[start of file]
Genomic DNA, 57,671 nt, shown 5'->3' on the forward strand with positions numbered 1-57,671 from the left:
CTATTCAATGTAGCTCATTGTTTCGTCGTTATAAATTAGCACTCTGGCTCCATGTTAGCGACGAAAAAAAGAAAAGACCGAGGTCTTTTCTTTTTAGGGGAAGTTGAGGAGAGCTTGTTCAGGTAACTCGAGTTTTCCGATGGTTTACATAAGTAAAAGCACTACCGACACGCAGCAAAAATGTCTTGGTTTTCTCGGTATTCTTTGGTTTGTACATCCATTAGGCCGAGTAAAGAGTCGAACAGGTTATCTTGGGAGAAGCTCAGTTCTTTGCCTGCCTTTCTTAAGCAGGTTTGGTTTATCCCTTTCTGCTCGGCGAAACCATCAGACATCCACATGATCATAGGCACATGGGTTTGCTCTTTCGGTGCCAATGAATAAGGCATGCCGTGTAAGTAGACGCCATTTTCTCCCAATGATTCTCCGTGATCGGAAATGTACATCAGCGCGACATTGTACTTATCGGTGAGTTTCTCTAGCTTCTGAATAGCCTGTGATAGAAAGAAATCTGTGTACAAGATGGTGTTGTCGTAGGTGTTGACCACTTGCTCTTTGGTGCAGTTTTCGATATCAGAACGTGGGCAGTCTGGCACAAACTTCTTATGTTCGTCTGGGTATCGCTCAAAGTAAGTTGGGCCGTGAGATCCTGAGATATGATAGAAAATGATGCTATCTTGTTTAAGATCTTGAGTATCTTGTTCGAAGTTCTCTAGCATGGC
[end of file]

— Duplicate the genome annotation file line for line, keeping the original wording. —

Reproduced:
Genomic DNA, 57,671 nt, shown 5'->3' on the forward strand with positions numbered 1-57,671 from the left:
CTATTCAATGTAGCTCATTGTTTCGTCGTTATAAATTAGCACTCTGGCTCCATGTTAGCGACGAAAAAAAGAAAAGACCGAGGTCTTTTCTTTTTAGGGGAAGTTGAGGAGAGCTTGTTCAGGTAACTCGAGTTTTCCGATGGTTTACATAAGTAAAAGCACTACCGACACGCAGCAAAAATGTCTTGGTTTTCTCGGTATTCTTTGGTTTGTACATCCATTAGGCCGAGTAAAGAGTCGAACAGGTTATCTTGGGAGAAGCTCAGTTCTTTGCCTGCCTTTCTTAAGCAGGTTTGGTTTATCCCTTTCTGCTCGGCGAAACCATCAGACATCCACATGATCATAGGCACATGGGTTTGCTCTTTCGGTGCCAATGAATAAGGCATGCCGTGTAAGTAGACGCCATTTTCTCCCAATGATTCTCCGTGATCGGAAATGTACATCAGCGCGACATTGTACTTATCGGTGAGTTTCTCTAGCTTCTGAATAGCCTGTGATAGAAAGAAATCTGTGTACAAGATGGTGTTGTCGTAGGTGTTGACCACTTGCTCTTTGGTGCAGTTTTCGATATCAGAACGTGGGCAGTCTGGCACAAACTTCTTATGTTCGTCTGGGTATCGCTCAAAGTAAGTTGGGCCGTGAGATCCTGAGATATGATAGAAAATGATGCTATCTTGTTTAAGATCTTGAGTATCTTGTTCGAAGTTCTCTAGCATGGC